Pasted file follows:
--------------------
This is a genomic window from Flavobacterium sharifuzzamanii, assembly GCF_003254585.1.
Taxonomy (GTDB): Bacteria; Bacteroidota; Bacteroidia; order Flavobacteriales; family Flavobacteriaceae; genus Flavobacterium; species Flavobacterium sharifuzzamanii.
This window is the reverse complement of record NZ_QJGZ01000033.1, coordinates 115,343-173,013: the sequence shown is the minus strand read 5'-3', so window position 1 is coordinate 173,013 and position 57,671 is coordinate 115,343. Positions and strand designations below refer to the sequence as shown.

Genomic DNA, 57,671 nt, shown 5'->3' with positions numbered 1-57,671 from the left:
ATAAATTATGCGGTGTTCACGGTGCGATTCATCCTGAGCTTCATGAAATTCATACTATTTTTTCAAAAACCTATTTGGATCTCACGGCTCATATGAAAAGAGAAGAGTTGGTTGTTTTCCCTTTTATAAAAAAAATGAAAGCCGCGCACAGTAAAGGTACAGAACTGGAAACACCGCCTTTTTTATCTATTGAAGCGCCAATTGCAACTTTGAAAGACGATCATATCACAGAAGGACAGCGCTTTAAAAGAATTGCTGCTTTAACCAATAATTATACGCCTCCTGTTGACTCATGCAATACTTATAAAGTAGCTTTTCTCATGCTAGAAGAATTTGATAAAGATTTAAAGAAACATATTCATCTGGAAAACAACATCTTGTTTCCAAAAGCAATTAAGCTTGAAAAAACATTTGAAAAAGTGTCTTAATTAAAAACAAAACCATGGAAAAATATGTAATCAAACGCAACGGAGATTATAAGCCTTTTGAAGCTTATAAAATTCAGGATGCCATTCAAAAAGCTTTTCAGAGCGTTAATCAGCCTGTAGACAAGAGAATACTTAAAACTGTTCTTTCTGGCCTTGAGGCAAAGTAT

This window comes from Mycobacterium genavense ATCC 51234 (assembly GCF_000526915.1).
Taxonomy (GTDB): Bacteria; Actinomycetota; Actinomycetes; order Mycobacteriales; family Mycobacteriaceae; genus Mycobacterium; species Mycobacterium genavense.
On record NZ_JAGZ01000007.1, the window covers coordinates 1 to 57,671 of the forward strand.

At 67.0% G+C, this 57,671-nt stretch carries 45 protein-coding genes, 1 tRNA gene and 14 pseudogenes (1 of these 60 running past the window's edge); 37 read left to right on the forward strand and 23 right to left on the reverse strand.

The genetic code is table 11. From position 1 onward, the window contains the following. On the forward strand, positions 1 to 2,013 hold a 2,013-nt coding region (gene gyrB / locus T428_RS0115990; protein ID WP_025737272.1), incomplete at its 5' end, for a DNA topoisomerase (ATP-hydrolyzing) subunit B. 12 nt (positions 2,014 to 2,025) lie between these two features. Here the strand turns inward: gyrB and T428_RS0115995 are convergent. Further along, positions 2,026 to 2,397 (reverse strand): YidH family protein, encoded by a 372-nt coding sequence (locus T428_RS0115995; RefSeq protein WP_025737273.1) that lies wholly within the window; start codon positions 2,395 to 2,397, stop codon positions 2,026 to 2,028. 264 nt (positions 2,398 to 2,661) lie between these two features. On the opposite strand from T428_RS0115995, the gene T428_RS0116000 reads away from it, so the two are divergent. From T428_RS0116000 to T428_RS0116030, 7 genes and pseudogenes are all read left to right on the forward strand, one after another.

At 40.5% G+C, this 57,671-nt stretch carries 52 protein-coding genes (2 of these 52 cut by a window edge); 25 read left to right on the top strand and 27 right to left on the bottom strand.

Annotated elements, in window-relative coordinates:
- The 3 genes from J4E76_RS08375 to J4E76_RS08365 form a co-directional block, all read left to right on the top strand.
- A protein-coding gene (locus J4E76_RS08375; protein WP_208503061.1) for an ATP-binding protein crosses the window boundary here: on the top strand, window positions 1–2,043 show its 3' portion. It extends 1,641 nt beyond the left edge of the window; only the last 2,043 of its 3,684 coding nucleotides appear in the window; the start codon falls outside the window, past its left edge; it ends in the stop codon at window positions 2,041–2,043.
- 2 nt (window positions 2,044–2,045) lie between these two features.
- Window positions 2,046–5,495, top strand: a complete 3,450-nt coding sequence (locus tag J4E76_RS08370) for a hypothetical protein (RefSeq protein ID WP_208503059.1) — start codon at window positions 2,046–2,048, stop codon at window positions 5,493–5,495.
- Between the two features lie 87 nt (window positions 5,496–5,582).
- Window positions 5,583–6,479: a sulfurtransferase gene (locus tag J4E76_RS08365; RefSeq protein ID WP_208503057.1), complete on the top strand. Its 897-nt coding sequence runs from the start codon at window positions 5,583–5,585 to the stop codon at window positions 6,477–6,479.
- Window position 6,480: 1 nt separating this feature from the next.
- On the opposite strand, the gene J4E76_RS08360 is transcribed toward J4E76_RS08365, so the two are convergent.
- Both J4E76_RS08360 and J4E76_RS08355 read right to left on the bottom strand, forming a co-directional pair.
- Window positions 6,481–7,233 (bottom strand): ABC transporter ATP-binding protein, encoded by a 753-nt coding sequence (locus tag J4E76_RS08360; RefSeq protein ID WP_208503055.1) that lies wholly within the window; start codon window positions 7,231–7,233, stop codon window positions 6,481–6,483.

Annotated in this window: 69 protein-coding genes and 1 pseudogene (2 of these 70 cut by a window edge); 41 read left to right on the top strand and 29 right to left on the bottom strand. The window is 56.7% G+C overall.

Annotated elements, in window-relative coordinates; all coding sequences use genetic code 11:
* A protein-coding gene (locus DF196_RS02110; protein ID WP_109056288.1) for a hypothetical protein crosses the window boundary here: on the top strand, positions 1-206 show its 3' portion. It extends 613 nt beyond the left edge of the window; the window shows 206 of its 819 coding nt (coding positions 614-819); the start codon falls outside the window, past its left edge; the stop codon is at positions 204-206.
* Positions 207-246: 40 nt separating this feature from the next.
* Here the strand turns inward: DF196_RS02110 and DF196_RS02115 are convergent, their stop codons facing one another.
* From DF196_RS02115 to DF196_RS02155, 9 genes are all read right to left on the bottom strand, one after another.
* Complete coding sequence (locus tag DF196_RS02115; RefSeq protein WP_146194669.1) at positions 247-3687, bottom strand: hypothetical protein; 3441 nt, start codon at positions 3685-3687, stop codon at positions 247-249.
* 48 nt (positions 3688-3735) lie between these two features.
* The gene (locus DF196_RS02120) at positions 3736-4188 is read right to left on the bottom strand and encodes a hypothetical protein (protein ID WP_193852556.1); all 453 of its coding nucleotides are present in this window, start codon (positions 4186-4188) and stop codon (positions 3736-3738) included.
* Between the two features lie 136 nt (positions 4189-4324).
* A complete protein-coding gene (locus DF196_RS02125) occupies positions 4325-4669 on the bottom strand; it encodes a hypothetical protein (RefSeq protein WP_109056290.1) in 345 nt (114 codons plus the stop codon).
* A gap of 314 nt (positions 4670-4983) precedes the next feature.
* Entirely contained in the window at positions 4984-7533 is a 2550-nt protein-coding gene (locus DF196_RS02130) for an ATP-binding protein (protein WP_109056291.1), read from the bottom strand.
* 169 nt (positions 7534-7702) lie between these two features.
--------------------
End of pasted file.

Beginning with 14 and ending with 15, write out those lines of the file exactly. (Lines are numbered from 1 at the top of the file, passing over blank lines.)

- A protein-coding gene (locus J4E76_RS08375; protein WP_208503061.1) for an ATP-binding protein crosses the window boundary here: on the top strand, window positions 1–2,043 show its 3' portion. It extends 1,641 nt beyond the left edge of the window; only the last 2,043 of its 3,684 coding nucleotides appear in the window; the start codon falls outside the window, past its left edge; it ends in the stop codon at window positions 2,041–2,043.
- 2 nt (window positions 2,044–2,045) lie between these two features.